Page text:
Note: Welcome to the second episode in our series, “Personal Journeys”. As the name suggests, the series is based on one-on-one conversations with some of the finest minds from the world beyond business, where they share their stories, their inflection points, and their learnings.
How do you make your own space in a world where you feel so different from others?
It takes a lot of resilience, says Parmesh Shahani, author, curator and LGBTQ inclusion activist. And a refusal to conform, a refusal to efface the parts of you that make you different. It requires making investments in your own self.
“I was bullied for being effeminate, for the clothes I wore, for being smart and not shutting up. A lot of times people conform because they think it’s easier to hide parts of you,” he says. “But I chose very much not to, I said that I like myself, I'm comfortable in my own skin…. For the past three years I've been on GQ’s best dressed list…. the same bright colours that I was teased for, I am now being honoured by GQ….
“My compass is always pointed towards a sense of comfort with my own self, and a sense of joy and expressing my fabulosity through multiple ways, through my work, through my clothes, through my art, through to everything.”
Parmesh has used this resilience and refusal to conform to help connect diverse groups of people, cutting across silos and straddling the world of business and entrepreneurship, the creative arts, policy and academia.
It is best reflected in the award-winning Godrej Culture Lab, an experimental space he helped create for eclectic, inclusive conversations on issues that matter. Shahani is also a leading spokesman for equality at the workplace, particularly of LGBT rights. He is the author of two books, Gay Bombay and Queeristan. He is a TED Senior Fellow, a Yale World Fellow and the World Economic Forum Global Young Leader.
This Personal Journeys conversation uncovers the secret behind his creative genius and his almost superhuman ability to reach out and forge relationships with a wide range of people and curate distinctive experiences and conversations.
Highlights from the conversation:
The role of mentors in his life
“Skills can be taught, [TOI’s Bachi Karkaria] said, but, I sense an attitude in you. And I really wanted to nurture that attitude….
“When I was at MIT, Professor Henry Jenkins was not only my professor, I worked with him. He taught me about how my own experiences were valid…. He said, ‘You don't have to write in a particular way just because you're in an American University, right the way you want.’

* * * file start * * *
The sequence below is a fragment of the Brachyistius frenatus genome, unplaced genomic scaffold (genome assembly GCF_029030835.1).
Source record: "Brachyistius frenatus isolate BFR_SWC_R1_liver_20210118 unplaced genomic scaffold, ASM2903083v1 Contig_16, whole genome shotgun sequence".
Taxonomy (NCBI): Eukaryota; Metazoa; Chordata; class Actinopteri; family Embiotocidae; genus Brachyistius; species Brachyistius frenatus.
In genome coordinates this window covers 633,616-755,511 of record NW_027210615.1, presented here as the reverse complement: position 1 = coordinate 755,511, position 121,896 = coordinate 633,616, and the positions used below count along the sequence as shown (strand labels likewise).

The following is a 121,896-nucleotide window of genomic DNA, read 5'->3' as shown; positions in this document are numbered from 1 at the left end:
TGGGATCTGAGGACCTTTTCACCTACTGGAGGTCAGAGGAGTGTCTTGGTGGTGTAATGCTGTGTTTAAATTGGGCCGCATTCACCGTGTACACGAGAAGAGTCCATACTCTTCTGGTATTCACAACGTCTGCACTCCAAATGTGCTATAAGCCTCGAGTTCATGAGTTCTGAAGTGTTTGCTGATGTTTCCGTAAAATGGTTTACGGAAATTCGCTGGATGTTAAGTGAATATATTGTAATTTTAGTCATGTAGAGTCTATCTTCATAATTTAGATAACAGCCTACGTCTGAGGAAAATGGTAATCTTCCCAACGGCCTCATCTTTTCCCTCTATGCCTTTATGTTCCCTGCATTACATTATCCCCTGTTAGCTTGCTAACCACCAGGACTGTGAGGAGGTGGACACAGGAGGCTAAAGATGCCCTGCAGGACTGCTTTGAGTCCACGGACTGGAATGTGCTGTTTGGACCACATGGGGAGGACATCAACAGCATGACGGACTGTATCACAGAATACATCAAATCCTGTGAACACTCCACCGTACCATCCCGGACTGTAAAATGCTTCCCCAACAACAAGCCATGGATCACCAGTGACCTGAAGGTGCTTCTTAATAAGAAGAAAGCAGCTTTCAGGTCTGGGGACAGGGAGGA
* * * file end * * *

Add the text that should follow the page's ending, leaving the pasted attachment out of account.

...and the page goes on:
An introvert, taking to public speaking
“I am very much an introvert. I don't like public speaking. In fact, for years I struggled with anxiety and depression. I have been to psychiatrists, as well as counsellors many times. There was a time when I was so afraid of public speaking that I would need medication [for the anxiety].
“But I've always thought in terms of what are the outcomes that I want to achieve. And in the kind of work that I do, which is communication, the outcome that I want to achieve is for people to understand what I'm trying to say, and more importantly, to change their attitudes and behaviours….
“So, whether I'm anxious or I'm depressed, the outcome I want to achieve necessitates that I figured out how to manage these things. And learn how to communicate.
“It's been a process that has involved experts, friends, counsellors, incredible mental health professionals….
“I work on it all the time. I can recognize anxiety now. I have found what I need to do to shift me into a less anxious space.”
Recognise your privileges
“I'm just grateful that I've had the life, the background, the incredible privileges to be able to access some of these multiple worlds. I navigate the multiple worlds by being consciously aware…
“What am I doing at this point? How many ever talks I gave to all these corporates, is it any use if it is not going to materially change the life of my trans sisters on the street? This frustrates me. But I try very hard not to be debilitated by my frustration. I try, every moment I can, to take my frustration and convert it into a connection. What can I do, using my place, my position, the access that I have, and the opportunities that I can generate, to create a better world for different people? And more importantly, to build out as many platforms as I can. And that's how I don't resolve it, but I kind of work through it.”